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Exploring the quality of evidence for complex and contested policy decisions

By J.P. van der Sluijs, A.C. Petersen, P.H.M. Janssen, J.S. Risbey and J. Ravetz


Policy decisions on complex environmental risks often involve contested science. Typically there are no 'facts' that entail a unique correct policy. The evidence that is embodied in scientific policy advice requires quality assessment. Advice should be relevant to the policy issue, scientifically tenable and robust under societal scrutiny. In 2003, the Netherlands Environmental Assessment Agency adopted a standardized method, referred to as 'guidance', whereby key quality aspects of knowledge production and use are exhibited through a checklist for uncertainty assessment and communication. Although the guidance is not fully used within all projects yet, it is increasingly used, attitudes towards dealing with uncertainty in performing and reporting environmental assessments have changed, and communication on uncertainty in the agency's reports has improved over the past five years. In this letter, we present results from the application of the guidance to controversies on the risks of ambient particulate matter. The active deliberation on uncertainty in the policy–advisory setting brings about a joint learning process for advisors and policy makers, which leads to a deeper understanding and increased awareness of the phenomenon of uncertainty and its policy implications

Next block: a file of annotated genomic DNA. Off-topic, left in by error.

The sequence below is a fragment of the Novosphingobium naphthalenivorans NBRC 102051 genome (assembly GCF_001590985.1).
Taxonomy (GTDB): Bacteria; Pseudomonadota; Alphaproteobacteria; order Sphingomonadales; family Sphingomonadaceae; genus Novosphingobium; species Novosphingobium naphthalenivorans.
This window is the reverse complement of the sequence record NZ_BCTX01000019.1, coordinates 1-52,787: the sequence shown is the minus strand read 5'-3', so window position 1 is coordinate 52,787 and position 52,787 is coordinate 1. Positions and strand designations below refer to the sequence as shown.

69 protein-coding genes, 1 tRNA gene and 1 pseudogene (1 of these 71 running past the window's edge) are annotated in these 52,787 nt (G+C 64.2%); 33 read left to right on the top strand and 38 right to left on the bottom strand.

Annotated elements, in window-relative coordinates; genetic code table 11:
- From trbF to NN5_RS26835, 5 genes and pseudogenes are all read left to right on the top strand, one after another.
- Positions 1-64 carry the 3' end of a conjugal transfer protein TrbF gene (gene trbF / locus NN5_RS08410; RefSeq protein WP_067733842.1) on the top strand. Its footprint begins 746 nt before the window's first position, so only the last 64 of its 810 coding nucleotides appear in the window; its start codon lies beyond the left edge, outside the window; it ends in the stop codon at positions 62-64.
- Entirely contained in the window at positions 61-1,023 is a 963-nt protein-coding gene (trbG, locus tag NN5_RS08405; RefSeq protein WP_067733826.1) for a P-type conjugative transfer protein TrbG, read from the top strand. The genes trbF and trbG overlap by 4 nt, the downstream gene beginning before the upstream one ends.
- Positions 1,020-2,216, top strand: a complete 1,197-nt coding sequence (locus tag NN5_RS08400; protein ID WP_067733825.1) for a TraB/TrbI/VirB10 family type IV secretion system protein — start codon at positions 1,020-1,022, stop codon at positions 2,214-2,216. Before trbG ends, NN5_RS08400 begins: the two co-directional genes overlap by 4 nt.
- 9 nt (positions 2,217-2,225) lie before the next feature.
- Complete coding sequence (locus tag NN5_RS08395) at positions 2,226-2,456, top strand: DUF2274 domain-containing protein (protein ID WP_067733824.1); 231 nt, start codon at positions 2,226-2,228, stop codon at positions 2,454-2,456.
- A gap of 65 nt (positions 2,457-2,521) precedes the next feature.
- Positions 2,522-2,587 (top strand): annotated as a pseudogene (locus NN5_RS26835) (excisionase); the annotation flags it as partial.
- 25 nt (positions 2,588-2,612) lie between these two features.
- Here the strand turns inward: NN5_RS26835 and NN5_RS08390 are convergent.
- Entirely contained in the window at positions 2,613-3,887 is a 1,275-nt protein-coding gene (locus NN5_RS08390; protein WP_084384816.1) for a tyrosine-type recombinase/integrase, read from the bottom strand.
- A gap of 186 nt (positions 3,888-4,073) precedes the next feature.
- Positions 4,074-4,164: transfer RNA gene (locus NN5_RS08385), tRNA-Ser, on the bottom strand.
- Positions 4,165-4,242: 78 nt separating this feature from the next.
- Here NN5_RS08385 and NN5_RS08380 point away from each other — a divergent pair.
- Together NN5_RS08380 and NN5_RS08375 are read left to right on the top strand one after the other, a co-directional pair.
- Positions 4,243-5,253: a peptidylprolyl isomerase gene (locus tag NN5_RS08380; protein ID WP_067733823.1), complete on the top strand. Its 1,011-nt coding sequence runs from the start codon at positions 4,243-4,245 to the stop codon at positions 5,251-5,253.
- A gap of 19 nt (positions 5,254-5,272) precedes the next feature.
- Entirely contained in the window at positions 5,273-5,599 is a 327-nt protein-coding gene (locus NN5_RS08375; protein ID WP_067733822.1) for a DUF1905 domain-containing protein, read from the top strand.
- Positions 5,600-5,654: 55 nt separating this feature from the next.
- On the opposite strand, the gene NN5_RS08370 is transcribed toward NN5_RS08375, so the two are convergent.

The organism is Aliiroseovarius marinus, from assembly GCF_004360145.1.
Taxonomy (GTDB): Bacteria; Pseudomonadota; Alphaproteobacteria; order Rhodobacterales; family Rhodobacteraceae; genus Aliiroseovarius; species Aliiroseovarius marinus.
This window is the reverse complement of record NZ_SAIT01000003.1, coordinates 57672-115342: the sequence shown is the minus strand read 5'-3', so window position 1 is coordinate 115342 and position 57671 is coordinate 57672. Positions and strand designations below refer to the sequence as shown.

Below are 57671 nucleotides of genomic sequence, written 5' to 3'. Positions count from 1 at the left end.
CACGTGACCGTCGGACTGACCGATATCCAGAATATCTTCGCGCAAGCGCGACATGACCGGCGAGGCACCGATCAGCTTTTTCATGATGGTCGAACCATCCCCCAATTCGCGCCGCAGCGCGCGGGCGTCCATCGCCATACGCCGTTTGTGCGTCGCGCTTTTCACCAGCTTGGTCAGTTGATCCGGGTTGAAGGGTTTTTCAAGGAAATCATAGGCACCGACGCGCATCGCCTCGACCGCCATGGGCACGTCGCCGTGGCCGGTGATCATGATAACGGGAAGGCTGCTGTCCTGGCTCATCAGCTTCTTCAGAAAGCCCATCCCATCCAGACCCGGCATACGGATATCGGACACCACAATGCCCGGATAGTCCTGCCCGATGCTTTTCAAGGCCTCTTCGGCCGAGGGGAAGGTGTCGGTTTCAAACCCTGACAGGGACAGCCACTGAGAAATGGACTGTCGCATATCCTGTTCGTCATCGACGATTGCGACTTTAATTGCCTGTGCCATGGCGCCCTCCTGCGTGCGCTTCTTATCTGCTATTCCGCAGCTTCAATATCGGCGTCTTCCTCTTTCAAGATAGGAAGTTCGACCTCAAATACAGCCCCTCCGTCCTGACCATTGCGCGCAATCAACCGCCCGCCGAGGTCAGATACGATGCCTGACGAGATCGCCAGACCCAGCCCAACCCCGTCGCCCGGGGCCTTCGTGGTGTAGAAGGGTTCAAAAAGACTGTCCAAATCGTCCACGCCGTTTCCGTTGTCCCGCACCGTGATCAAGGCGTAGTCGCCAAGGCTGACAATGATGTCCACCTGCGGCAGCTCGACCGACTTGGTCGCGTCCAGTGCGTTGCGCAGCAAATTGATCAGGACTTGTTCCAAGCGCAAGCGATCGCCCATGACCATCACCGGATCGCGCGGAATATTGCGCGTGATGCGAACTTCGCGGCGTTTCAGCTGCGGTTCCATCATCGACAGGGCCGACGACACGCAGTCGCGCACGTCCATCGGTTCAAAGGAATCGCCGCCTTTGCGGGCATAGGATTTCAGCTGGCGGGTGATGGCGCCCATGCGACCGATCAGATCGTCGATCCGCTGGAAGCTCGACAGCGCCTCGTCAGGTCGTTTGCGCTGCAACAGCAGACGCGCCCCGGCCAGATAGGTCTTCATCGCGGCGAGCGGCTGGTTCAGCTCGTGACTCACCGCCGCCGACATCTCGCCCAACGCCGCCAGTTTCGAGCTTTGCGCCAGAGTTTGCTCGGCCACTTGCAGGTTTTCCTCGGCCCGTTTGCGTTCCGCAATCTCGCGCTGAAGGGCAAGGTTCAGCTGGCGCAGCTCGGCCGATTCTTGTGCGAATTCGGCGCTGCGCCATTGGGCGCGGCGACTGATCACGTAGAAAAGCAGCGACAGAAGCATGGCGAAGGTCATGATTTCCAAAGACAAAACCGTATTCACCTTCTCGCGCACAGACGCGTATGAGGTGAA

Year: 2008
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